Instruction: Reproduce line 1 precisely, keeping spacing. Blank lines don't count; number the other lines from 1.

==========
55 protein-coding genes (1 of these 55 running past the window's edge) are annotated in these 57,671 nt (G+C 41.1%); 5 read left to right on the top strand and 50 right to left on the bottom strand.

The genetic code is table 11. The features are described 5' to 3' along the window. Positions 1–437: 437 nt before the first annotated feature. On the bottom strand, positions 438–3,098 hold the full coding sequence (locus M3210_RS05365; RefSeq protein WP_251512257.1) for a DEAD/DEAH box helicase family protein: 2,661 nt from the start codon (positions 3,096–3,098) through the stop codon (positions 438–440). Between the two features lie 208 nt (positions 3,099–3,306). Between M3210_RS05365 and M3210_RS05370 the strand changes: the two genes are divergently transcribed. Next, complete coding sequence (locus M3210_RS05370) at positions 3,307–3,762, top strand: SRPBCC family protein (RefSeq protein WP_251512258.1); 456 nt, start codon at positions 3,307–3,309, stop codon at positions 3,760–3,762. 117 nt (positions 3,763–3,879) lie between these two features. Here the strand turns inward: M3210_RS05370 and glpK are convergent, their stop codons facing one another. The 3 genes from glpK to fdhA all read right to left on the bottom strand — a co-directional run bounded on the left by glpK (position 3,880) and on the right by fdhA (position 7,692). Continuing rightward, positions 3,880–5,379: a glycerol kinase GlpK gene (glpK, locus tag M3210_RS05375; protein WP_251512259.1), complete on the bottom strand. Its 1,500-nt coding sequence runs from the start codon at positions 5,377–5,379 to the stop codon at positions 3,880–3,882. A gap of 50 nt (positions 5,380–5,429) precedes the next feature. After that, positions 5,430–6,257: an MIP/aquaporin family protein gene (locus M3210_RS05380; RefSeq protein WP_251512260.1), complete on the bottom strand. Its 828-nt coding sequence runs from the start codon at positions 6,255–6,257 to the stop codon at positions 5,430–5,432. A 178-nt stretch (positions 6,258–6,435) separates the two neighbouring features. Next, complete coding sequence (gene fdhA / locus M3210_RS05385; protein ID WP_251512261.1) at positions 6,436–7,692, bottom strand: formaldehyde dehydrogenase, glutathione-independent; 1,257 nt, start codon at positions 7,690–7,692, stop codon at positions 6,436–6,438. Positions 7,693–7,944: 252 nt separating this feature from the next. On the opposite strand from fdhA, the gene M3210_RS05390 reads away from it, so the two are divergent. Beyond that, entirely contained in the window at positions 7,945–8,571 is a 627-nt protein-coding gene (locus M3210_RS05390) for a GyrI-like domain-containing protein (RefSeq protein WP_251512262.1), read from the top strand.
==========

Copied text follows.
55 protein-coding genes (1 of these 55 running past the window's edge) are annotated in these 57,671 nt (G+C 41.1%); 5 read left to right on the top strand and 50 right to left on the bottom strand.